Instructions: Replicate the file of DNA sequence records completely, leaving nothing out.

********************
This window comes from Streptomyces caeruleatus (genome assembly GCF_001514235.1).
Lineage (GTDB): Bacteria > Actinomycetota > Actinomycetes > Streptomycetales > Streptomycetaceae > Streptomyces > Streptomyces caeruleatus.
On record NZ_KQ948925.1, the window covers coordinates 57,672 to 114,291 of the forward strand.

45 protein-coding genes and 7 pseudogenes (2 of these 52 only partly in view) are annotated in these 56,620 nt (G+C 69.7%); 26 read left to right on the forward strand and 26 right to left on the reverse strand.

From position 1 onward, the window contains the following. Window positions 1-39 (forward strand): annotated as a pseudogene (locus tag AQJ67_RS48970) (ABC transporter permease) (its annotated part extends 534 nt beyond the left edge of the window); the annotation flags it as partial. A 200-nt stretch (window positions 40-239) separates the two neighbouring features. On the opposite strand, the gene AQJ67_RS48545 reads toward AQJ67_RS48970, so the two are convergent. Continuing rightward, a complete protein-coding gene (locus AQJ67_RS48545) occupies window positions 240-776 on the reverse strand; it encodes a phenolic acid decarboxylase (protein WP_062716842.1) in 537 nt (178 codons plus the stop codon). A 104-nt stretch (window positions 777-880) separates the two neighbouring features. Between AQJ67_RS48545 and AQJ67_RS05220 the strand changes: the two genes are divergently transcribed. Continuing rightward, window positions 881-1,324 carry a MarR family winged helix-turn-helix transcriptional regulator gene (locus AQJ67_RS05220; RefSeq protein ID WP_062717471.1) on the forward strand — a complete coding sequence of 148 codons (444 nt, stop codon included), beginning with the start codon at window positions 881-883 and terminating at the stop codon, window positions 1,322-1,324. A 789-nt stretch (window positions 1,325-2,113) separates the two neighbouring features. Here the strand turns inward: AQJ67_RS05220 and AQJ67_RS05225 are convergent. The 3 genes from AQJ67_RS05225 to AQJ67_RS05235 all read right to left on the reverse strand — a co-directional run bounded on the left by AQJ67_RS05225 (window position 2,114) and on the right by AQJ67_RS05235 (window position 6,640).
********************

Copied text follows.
This window comes from Streptomyces caeruleatus (genome assembly GCF_001514235.1).
Lineage (GTDB): Bacteria > Actinomycetota > Actinomycetes > Streptomycetales > Streptomycetaceae > Streptomyces > Streptomyces caeruleatus.
On record NZ_KQ948925.1, the window covers coordinates 57,672 to 114,291 of the forward strand.

45 protein-coding genes and 7 pseudogenes (2 of these 52 only partly in view) are annotated in these 56,620 nt (G+C 69.7%); 26 read left to right on the forward strand and 26 right to left on the reverse strand.

From position 1 onward, the window contains the following. Window positions 1-39 (forward strand): annotated as a pseudogene (locus tag AQJ67_RS48970) (ABC transporter permease) (its annotated part extends 534 nt beyond the left edge of the window); the annotation flags it as partial. A 200-nt stretch (window positions 40-239) separates the two neighbouring features. On the opposite strand, the gene AQJ67_RS48545 reads toward AQJ67_RS48970, so the two are convergent. Continuing rightward, a complete protein-coding gene (locus AQJ67_RS48545) occupies window positions 240-776 on the reverse strand; it encodes a phenolic acid decarboxylase (protein WP_062716842.1) in 537 nt (178 codons plus the stop codon). A 104-nt stretch (window positions 777-880) separates the two neighbouring features. Between AQJ67_RS48545 and AQJ67_RS05220 the strand changes: the two genes are divergently transcribed. Continuing rightward, window positions 881-1,324 carry a MarR family winged helix-turn-helix transcriptional regulator gene (locus AQJ67_RS05220; RefSeq protein ID WP_062717471.1) on the forward strand — a complete coding sequence of 148 codons (444 nt, stop codon included), beginning with the start codon at window positions 881-883 and terminating at the stop codon, window positions 1,322-1,324. A 789-nt stretch (window positions 1,325-2,113) separates the two neighbouring features. Here the strand turns inward: AQJ67_RS05220 and AQJ67_RS05225 are convergent. The 3 genes from AQJ67_RS05225 to AQJ67_RS05235 all read right to left on the reverse strand — a co-directional run bounded on the left by AQJ67_RS05225 (window position 2,114) and on the right by AQJ67_RS05235 (window position 6,640).